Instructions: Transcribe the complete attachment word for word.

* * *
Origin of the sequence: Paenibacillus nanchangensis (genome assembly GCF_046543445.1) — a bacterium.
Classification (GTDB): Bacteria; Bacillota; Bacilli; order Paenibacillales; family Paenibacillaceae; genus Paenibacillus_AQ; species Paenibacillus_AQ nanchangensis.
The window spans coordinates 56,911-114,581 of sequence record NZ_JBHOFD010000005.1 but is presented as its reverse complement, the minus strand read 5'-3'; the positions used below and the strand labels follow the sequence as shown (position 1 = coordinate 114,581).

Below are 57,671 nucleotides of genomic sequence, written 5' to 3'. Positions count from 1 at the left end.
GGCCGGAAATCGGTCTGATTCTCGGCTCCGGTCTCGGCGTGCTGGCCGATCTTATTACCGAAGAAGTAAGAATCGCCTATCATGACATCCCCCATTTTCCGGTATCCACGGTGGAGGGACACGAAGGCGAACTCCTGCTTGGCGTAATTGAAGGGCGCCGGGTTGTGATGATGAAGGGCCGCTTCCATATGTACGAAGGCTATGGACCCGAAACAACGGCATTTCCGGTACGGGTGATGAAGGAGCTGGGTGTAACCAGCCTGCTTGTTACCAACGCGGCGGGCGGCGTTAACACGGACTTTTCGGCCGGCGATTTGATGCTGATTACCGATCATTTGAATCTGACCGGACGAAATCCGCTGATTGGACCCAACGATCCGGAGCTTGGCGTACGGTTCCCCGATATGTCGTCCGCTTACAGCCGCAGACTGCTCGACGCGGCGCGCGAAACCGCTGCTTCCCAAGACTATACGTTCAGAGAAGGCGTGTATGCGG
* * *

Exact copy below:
Origin of the sequence: Paenibacillus nanchangensis (genome assembly GCF_046543445.1) — a bacterium.
Classification (GTDB): Bacteria; Bacillota; Bacilli; order Paenibacillales; family Paenibacillaceae; genus Paenibacillus_AQ; species Paenibacillus_AQ nanchangensis.
The window spans coordinates 56,911-114,581 of sequence record NZ_JBHOFD010000005.1 but is presented as its reverse complement, the minus strand read 5'-3'; the positions used below and the strand labels follow the sequence as shown (position 1 = coordinate 114,581).

Below are 57,671 nucleotides of genomic sequence, written 5' to 3'. Positions count from 1 at the left end.
GGCCGGAAATCGGTCTGATTCTCGGCTCCGGTCTCGGCGTGCTGGCCGATCTTATTACCGAAGAAGTAAGAATCGCCTATCATGACATCCCCCATTTTCCGGTATCCACGGTGGAGGGACACGAAGGCGAACTCCTGCTTGGCGTAATTGAAGGGCGCCGGGTTGTGATGATGAAGGGCCGCTTCCATATGTACGAAGGCTATGGACCCGAAACAACGGCATTTCCGGTACGGGTGATGAAGGAGCTGGGTGTAACCAGCCTGCTTGTTACCAACGCGGCGGGCGGCGTTAACACGGACTTTTCGGCCGGCGATTTGATGCTGATTACCGATCATTTGAATCTGACCGGACGAAATCCGCTGATTGGACCCAACGATCCGGAGCTTGGCGTACGGTTCCCCGATATGTCGTCCGCTTACAGCCGCAGACTGCTCGACGCGGCGCGCGAAACCGCTGCTTCCCAAGACTATACGTTCAGAGAAGGCGTGTATGCGG